by Marcia Napier, Grain Valley Historical Society
As many of you may know, the City of Grain Valley is applying for a Missouri Main Street Grant. It would help bring new life and vitality to our downtown area. In preparation for the site visit new week, I have been putting together historical information on the evolution of our downtown business district.
I continue my search for Grain Valley News in the “Oak Grove Banner,” I find more and more interesting “stuff” which relates to the history of our downtown buildings. I have arrived at the conclusion that during the first half of the last century, the town was self-sufficient. One-hundred years ago, we had homes, four churches, a school, The Royal Playhouse, 2 banks, the freight depot, the post office, and a telephone and a telegraph office.
We had doctors, a dentist, a drug store and pharmacy. We also had a haberdashery, a millinery shop, general stores, a car dealership and a blacksmith, a lumber yard, a feed store, a barbershop, three hotels and restaurants. Yes, restaurants, plural!
I found this advertisement in several papers from 1918. I had not heard this name before, so I know have more research to do in an attempt to learn more about the Cummings’ Restaurant. Where was it located? How long was it around? Did someone named Cummings live in our town?
Just above the Cummings’ advertisement, in the same newspaper, I found this advertisement for Elliott & Company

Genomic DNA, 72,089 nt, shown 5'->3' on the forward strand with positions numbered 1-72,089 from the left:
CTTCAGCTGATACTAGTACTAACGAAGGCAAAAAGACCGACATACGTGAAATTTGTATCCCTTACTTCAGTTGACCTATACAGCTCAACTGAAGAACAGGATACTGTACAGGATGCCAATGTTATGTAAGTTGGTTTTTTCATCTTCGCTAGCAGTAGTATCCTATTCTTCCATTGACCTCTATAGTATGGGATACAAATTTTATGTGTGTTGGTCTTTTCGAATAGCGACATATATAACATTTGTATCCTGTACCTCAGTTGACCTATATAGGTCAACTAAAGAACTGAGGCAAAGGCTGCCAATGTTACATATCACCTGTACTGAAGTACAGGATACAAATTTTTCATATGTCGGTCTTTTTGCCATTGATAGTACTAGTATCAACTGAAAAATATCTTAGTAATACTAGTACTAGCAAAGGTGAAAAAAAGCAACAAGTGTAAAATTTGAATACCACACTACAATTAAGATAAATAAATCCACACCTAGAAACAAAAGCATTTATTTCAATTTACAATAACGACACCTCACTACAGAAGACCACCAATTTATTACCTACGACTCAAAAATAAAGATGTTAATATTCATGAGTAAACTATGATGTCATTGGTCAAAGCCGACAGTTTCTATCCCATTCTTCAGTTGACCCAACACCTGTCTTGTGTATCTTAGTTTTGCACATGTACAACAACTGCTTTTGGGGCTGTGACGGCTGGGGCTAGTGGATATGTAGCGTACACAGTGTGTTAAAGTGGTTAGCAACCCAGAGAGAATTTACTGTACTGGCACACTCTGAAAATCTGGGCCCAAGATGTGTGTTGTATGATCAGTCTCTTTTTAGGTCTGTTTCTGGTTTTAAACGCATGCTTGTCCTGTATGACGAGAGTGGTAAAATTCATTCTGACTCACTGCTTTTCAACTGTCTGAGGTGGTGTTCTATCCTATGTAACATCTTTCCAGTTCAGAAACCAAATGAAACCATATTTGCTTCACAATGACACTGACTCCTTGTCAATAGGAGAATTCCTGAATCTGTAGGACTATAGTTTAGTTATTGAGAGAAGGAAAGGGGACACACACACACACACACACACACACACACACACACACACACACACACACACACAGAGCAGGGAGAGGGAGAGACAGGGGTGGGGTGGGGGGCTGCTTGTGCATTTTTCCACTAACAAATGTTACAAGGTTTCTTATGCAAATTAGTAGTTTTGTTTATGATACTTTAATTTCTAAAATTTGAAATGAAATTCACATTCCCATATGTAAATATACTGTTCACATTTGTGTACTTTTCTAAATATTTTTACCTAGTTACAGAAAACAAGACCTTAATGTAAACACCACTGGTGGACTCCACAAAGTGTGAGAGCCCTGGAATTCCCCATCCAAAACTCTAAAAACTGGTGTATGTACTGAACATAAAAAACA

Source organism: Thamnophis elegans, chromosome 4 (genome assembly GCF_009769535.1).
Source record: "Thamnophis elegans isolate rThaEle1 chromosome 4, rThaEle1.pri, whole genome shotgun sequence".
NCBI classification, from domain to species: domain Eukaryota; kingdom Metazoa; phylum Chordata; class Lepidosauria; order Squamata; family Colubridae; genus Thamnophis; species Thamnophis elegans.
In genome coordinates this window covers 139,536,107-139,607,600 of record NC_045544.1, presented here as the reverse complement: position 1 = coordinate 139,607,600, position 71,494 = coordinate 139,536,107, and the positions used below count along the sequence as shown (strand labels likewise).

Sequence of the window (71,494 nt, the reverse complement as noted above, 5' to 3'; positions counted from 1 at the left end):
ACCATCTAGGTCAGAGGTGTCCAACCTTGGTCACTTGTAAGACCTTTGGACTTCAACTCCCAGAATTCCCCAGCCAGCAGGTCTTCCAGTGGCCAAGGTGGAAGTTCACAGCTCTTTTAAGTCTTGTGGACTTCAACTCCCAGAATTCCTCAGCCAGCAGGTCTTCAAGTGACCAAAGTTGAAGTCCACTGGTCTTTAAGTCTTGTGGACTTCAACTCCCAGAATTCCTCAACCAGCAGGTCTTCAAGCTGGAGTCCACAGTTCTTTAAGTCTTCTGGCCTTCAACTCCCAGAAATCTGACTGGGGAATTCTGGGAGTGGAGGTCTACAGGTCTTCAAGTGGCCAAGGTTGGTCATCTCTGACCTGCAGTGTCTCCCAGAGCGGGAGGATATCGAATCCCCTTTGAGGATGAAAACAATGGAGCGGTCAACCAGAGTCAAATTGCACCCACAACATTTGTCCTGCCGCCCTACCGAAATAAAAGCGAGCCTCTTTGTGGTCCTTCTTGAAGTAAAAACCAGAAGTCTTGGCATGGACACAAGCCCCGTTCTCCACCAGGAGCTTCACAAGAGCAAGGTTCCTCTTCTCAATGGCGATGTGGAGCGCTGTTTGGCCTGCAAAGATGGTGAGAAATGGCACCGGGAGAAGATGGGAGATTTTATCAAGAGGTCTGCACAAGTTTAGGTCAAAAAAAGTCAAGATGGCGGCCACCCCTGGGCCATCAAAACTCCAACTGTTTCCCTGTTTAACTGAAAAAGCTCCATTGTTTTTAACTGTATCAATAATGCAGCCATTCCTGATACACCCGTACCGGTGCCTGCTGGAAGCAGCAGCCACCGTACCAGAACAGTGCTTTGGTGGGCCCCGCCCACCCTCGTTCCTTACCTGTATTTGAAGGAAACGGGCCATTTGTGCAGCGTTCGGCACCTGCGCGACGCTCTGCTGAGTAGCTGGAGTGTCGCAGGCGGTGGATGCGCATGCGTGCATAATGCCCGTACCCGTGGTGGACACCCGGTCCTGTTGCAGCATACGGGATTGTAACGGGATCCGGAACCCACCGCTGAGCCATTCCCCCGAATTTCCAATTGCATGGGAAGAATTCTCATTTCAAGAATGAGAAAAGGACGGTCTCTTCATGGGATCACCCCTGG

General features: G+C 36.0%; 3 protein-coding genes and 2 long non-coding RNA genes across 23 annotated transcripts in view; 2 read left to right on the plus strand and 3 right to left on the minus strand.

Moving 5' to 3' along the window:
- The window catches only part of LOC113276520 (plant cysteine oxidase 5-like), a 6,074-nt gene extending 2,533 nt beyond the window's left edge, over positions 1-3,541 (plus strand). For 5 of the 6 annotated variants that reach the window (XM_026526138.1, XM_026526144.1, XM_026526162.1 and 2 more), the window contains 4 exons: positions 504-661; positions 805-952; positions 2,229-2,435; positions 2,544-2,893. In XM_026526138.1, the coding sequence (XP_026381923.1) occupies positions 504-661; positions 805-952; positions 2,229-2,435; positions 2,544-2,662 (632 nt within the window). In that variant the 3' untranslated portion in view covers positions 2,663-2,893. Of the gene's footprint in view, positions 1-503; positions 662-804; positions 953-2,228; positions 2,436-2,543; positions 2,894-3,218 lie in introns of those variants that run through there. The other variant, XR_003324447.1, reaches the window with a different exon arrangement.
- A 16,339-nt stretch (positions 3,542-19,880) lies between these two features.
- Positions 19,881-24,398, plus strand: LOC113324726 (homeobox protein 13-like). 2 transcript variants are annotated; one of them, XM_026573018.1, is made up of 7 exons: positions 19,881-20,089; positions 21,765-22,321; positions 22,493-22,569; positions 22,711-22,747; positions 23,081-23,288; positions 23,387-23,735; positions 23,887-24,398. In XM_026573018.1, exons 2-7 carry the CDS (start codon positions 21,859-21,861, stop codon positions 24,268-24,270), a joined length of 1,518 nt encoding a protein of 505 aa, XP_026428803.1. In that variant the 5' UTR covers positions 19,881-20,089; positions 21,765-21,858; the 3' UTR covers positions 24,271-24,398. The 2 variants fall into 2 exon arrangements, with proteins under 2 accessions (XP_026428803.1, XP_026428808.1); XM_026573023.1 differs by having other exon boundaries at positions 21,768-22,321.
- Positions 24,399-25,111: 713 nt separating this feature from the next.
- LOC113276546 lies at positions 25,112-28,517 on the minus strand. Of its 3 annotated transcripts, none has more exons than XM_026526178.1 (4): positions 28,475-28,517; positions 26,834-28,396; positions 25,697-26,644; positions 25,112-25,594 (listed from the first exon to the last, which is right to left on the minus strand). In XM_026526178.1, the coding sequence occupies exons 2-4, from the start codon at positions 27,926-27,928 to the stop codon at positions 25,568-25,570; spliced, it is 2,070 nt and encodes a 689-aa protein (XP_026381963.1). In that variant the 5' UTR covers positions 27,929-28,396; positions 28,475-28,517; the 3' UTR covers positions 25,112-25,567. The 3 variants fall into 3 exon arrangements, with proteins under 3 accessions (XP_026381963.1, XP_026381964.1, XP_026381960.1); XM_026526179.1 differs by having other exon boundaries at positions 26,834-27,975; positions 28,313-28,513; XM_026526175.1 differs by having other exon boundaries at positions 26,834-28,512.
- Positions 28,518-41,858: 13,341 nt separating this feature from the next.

I believe I may know a bit more about this advertisement. Walter Elliott was my great uncle by marriage. Around 1910 to 1912, my maternal great-grandfather, Jasper Newton Sanders and his wife Anna (Herrington) Sanders built The Royal Playhouse. The also built the three houses on the north side of Walnut Street between Gregg Street and Capelle Street. The houses were built for their three daughters and their husbands, Mittie and Elmer Rumbo, Lula and Walter Elliott, and Ruth and James I. Belford. My granddad Rumbo and his nephew, Shirley Caldwell already owned a feed store just south of the railroad tracks. But Grandpa Sanders wanted all three families to have a business. So, on the east end of the playhouse, facing Broadway (now Main Street) you entered the playhouse through the middle door. The door on the left went into The Haberdashery owned by Uncle Jib (J.I. Belford) and the door on the right led into Uncle Walter’s restaurant, also known as the chili parlor.
Two of the O’Connell brother also had a restaurant and a confectionery shop, but again I do not know the location. Meals were served at the hotels, but they may have been limited to hotel guest. I currently have no information. I continue to search the newspaper, but as stated previously, most of my information comes from the “society” news, not from any real newspaper stories.
As I peruse more issues of “The Oak Grove Banner,” perhaps I will find additional information. Hopefully, the papers from the late 1920s will reveal more about the businesses along U. S. 40 Highway (Eagles Parkway) and Sni-A-Bar Farms.